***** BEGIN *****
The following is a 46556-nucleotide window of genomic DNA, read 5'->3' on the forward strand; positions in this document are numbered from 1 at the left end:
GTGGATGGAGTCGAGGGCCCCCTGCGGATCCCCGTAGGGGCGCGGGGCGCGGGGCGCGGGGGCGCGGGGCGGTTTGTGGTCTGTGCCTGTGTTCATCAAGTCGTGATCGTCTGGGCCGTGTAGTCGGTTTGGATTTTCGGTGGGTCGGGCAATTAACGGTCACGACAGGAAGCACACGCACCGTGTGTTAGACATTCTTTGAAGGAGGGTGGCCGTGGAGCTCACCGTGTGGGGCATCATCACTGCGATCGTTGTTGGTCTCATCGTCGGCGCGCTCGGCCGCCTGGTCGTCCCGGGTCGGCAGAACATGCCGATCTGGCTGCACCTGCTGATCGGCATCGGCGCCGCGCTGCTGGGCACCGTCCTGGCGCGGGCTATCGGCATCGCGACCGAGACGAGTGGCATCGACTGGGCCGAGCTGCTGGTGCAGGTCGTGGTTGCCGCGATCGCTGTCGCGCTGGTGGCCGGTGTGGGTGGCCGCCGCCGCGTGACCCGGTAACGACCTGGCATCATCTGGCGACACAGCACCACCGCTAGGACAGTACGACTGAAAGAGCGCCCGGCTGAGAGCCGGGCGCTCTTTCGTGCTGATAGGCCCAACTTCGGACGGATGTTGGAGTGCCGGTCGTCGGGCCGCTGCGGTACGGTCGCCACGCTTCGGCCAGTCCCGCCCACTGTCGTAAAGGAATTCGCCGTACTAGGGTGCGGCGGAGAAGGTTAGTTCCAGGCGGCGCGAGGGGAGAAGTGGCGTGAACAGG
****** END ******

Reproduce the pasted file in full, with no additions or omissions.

The following is a 46556-nucleotide window of genomic DNA, read 5'->3' on the forward strand; positions in this document are numbered from 1 at the left end:
GTGGATGGAGTCGAGGGCCCCCTGCGGATCCCCGTAGGGGCGCGGGGCGCGGGGCGCGGGGGCGCGGGGCGGTTTGTGGTCTGTGCCTGTGTTCATCAAGTCGTGATCGTCTGGGCCGTGTAGTCGGTTTGGATTTTCGGTGGGTCGGGCAATTAACGGTCACGACAGGAAGCACACGCACCGTGTGTTAGACATTCTTTGAAGGAGGGTGGCCGTGGAGCTCACCGTGTGGGGCATCATCACTGCGATCGTTGTTGGTCTCATCGTCGGCGCGCTCGGCCGCCTGGTCGTCCCGGGTCGGCAGAACATGCCGATCTGGCTGCACCTGCTGATCGGCATCGGCGCCGCGCTGCTGGGCACCGTCCTGGCGCGGGCTATCGGCATCGCGACCGAGACGAGTGGCATCGACTGGGCCGAGCTGCTGGTGCAGGTCGTGGTTGCCGCGATCGCTGTCGCGCTGGTGGCCGGTGTGGGTGGCCGCCGCCGCGTGACCCGGTAACGACCTGGCATCATCTGGCGACACAGCACCACCGCTAGGACAGTACGACTGAAAGAGCGCCCGGCTGAGAGCCGGGCGCTCTTTCGTGCTGATAGGCCCAACTTCGGACGGATGTTGGAGTGCCGGTCGTCGGGCCGCTGCGGTACGGTCGCCACGCTTCGGCCAGTCCCGCCCACTGTCGTAAAGGAATTCGCCGTACTAGGGTGCGGCGGAGAAGGTTAGTTCCAGGCGGCGCGAGGGGAGAAGTGGCGTGAACAGG